Friday, 27 April 2018

A farewell to arms (and legs, and forcibly grafted prosthetics)

It's a minor celebration today. About this time nine years ago, I built a small handful of miniatures that I thought represented everyday servitors in the Imperium of Man. I've just finished the final 3 of the original set, plus another from Forge World that I added later. This means it took not quite a decade to complete what turned out to be a 17 man* squad. Embarrassingly it's probably one of my quicker challenges.

The characters in the above photo are based on the following miniatures: on the far left is an Inquisitorial servitor from Forge World, now available as part of Solomon Lok's retinue, third from the left is a mildly adjusted Scrap Thrall from the Privateer Press Warmachine range, and the other two are both conversions of out-of-print bad guys from Rackham's Confrontation.

I've talked about my converted civilian servitors before, sharing some of the other miniatures as they were finished, and going into a little more detail on the subject. The original post can be found here, with updates here, herehere and here.

But who can really be bothered to click on all those links? So below are all the completed miniatures from this project, including the two Track Team members that I added after starting this blog.

Another four painted models drops my Addiction Challenge score down into the seventies. This means at the current rate of progress it will be roughly another three and half years before I'm allowed to buy any new miniatures.

In reality I don't know if I can hold out that long – which is kind of the point with addictions – so I have a plan to speed up my progress. It's basically about dropping my already bad paint quality even further, and batch painting a whole bunch of miniatures using only the most basic techniques. It's hard to believe, but the miniatures on this blog are likely to get even worse in the coming months.



*Man, woman, cyborg, bio-mechanical victim of a brutal regime.

Saturday, 21 April 2018

Meat for the grinder

Imagine a really skilled painter. A painter who specialises in tiny plastic toy soldiers, just over an inch high*. Now imagine you stripped out all of that painter's skill and technique, removing every shred of their artistry, and replaced it, instead, with the crazed fumblings of a middle-aged man-child.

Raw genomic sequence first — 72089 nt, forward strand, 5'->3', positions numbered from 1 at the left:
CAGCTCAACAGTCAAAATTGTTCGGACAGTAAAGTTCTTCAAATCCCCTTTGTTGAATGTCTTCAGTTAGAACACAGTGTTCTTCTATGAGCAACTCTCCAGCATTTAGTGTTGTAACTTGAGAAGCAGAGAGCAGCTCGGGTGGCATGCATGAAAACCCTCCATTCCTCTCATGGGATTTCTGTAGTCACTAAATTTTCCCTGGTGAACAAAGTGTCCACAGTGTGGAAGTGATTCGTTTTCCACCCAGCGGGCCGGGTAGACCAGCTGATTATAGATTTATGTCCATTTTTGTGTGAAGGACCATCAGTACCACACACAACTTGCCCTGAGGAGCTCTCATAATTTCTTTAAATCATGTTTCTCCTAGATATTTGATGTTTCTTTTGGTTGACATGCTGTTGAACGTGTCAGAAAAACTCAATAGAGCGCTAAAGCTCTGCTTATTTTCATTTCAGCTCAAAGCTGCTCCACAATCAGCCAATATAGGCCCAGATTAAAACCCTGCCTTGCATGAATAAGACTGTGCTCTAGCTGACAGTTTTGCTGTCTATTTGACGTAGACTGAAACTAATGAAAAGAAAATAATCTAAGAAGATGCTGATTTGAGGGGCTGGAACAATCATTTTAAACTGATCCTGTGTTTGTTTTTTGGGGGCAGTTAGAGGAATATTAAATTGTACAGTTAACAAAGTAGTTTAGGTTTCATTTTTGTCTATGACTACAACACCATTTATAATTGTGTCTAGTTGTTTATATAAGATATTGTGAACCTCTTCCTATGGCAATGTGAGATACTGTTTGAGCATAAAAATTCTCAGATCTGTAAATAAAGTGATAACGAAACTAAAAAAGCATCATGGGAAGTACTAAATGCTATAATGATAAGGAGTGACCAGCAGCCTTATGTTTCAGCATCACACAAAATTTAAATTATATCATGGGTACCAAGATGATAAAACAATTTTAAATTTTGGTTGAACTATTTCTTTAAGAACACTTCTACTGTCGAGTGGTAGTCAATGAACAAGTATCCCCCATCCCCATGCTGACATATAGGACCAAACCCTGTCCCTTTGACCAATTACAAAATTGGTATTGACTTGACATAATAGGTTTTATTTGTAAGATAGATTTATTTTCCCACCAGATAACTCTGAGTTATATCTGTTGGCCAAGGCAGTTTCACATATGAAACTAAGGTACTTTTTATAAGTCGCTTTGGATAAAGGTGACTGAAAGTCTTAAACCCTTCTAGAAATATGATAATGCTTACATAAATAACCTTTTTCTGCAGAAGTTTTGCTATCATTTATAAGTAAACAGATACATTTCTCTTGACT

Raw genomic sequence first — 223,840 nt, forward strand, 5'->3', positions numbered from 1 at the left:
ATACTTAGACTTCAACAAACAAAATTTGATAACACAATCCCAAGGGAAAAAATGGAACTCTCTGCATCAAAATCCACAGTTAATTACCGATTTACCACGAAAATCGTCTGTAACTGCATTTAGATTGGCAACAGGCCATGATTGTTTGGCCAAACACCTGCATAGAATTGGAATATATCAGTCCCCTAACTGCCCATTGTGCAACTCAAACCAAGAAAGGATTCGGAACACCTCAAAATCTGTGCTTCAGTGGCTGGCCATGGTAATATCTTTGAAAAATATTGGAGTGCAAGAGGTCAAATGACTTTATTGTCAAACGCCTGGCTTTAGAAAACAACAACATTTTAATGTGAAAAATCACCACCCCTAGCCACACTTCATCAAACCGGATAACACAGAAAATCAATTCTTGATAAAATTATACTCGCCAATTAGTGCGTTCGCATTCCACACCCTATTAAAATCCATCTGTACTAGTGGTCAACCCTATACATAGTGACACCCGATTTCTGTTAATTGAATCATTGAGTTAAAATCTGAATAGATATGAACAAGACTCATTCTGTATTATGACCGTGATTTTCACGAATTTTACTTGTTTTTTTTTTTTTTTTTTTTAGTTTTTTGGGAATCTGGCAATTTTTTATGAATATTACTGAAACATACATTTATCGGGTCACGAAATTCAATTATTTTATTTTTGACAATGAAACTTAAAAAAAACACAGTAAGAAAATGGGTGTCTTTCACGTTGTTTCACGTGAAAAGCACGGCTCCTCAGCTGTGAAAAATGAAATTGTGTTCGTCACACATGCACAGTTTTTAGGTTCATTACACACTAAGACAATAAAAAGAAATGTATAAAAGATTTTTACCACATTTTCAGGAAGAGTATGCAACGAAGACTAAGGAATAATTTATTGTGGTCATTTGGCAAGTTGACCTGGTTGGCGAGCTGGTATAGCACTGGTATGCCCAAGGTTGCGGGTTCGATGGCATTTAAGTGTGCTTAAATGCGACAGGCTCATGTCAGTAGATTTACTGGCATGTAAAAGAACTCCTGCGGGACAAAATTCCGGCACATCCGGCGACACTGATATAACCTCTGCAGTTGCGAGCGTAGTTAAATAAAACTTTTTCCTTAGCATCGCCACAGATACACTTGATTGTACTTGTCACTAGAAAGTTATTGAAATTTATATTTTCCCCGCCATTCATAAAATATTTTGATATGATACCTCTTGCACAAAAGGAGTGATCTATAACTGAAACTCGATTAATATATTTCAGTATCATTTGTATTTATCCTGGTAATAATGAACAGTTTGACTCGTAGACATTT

Well, imagine no more. Welcome to Torva Tenebris.

It's been nearly a month since I posted anything, so I'm slinging up a couple of pictures to show what I've been doing.

I've finished another two of the miniatures that have been sitting around on my desk. They're both inhabitants of my Imperial hive city, Kruenta Karoliina Arx Rotunda. The kind of characters you might see if you were unlucky enough to have to visit the place**.

The first is a bounty hunter or hired gun that I constructed back here. I've used a paint scheme I was eager to try out, where the slightly battered armour panels are a bright, vivid colour, but most of the rest of the model is muted and knocked back. 

My painting technique (or lack thereof) is about trying to convey a quick impression of what my characters might look like. I sometimes think of it as a middle ground between the bright, primary coloured approach of something like Warhammer 40,000 second edition, and the don't-worry-too-much-about-painting-within-the-lines style of Blanchitsu. But with all of that aforementioned skill stripped out.

Now if you thought the painting on the first chap was bad, wait till you see this next guy. He's meant to be an officer in some kind of Imperial military facility, and was based on a character from a Rogue Trooper comic. You can read about that process, and see an unpainted picture of him hereI originally intended to lavish attention on this model, to really go to town. I was going to showcase the very best of my ability. But every tiny mistake I made, somehow seemed five times worse after I'd tried to correct it, and it wasn't long before the model looked like an old pantomime dame wearing too much make-up. So I changed tack, and decided just to get him finished as quickly as I could. Being able to move on to the next model has become increasingly important ever since I began my Addiction Challenge.

Talking of which, here's the new score:


*The toys are just over an inch high. Not the painter.
**Yes, I am aware it's not real.